Various switching regulator circuits exist to provide positive- to-negative conversion. Unfortunately, most controllers cannot sense the negative output directly; they require a positive feedback signal derived from the negative output. This creates a problem. The circuit presented in Figure 1 provides an easy solution.
|Figure 1.||10V/20V to –24 converter.|
The LT1172 is a versatile switching regulator that contains an onboard 100 kHz PWM controller and a power switching transistor. Figure 1 shows the LTC1172 configured to provide a negative output using a popular charge pump technique. When the switch turns on, current builds up in the inductor. At the same time the charge on C3 is transferred to output capacitor C4. During the switch off-time, energy stored in the inductor charges capacitor C3. A special DC level-shifting feedback circuit consisting of Q1, Q2, and R1 to R4 senses the negative output.
Under normal conditions Q1’s base is biased at a level about 0.6 V above ground and the current through resistor R3 is set by the output voltage. If we assume that the base current is negligible, then R3’s current also flows through R2, biasing Q2’s collector at a positive voltage proportional to the negative output.
Q2 is connected as a diode and is used to compensate for Q1’s base-emitter voltage change with temperature and collector current. Both transistors see the same collector current and their base-emitter voltages track quite well. Because the base-emitter voltages cancel, the voltage across R2 also appears on the LT1172’s feedback pin, VFB.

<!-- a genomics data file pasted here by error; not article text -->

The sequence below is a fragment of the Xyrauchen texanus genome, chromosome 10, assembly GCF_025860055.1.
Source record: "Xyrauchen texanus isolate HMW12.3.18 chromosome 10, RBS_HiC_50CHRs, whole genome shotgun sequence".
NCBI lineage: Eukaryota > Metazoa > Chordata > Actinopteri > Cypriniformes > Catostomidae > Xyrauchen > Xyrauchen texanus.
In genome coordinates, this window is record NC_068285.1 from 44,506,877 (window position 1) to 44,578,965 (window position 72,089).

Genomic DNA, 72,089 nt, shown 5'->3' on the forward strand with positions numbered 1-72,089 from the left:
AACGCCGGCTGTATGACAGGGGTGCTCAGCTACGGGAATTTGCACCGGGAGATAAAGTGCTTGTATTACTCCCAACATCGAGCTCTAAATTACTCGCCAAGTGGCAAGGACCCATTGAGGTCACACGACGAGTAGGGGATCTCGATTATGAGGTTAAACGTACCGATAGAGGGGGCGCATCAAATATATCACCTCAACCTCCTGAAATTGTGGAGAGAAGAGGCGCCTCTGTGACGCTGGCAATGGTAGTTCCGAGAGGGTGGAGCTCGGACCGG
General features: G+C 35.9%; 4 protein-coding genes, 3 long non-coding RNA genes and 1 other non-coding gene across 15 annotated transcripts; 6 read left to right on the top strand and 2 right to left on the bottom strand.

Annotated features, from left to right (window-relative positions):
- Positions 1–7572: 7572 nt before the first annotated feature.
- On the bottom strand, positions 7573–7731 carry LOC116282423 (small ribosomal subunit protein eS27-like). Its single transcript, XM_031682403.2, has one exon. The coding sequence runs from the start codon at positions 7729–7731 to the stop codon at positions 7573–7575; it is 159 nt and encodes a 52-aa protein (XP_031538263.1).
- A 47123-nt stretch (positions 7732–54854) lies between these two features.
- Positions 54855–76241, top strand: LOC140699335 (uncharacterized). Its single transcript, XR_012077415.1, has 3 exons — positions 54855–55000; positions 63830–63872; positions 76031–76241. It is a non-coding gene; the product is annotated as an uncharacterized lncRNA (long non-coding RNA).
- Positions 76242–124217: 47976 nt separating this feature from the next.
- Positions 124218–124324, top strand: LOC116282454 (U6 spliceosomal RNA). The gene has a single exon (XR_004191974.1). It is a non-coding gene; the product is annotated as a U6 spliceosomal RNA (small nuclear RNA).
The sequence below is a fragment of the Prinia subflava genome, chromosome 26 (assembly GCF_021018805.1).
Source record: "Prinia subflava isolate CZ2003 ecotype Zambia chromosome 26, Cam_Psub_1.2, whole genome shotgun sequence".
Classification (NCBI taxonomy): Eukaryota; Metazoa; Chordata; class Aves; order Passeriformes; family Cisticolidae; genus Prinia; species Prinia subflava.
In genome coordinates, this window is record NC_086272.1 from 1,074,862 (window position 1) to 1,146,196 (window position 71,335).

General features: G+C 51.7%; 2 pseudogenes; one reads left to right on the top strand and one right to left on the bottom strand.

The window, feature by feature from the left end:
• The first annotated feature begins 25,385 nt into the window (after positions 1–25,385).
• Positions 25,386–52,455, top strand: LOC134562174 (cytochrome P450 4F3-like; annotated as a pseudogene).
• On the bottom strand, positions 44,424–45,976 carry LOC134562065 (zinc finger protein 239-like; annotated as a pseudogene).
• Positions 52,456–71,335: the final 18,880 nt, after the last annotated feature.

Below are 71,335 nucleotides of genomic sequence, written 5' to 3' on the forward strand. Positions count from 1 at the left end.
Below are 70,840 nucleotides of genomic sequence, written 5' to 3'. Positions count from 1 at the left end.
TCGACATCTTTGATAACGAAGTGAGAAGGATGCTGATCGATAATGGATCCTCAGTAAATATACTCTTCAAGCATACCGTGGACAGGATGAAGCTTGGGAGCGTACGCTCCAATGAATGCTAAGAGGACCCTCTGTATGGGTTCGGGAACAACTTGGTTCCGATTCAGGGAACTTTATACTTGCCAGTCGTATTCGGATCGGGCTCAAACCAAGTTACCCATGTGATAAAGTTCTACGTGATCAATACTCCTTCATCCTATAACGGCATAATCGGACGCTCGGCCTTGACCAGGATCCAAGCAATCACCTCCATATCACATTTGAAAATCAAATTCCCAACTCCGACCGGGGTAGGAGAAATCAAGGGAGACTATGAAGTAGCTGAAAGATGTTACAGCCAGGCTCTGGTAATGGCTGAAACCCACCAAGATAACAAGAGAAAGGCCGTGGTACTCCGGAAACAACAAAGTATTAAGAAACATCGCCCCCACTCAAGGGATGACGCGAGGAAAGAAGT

The resulting output voltage is given by the following formula:
where VFB is the LT1172 internal 1.244 V reference and VBE is Q1’s base/emitter voltage (≈0.6 V). The VBE term in the equation denotes a minor output voltage dependency on input voltage and temperature. However, the variation due to this factor is usually well below 1%.
Essentially, Q1 holds its collector voltage constant by changing its collector current and will function properly as long as some collector current exists. This puts the following limitation on R1: at minimum input voltage the current through R1 must exceed the current through R2. This is reflected by the following inequality:
If the input voltage drops below the specified limit (e.g., under a slow start-up condition) and Q1 turns off, R4 provides the LT1172 Feedback pin with a positive bias and the output voltage decreases. Without R4 the Feedback pin would not get an adequate positive signal, forcing the LT1172 to provide excessive output voltage and resulting in possible circuit damage.
The feedback configuration described above is simple yet very versatile. Only resistor value changes are required for the circuit to accommodate a variety of input and output voltages. Exactly the same feedback technique can be used with flyback, “Cuk” or inverting topologies, or whenever it is necessary to sense a negative output.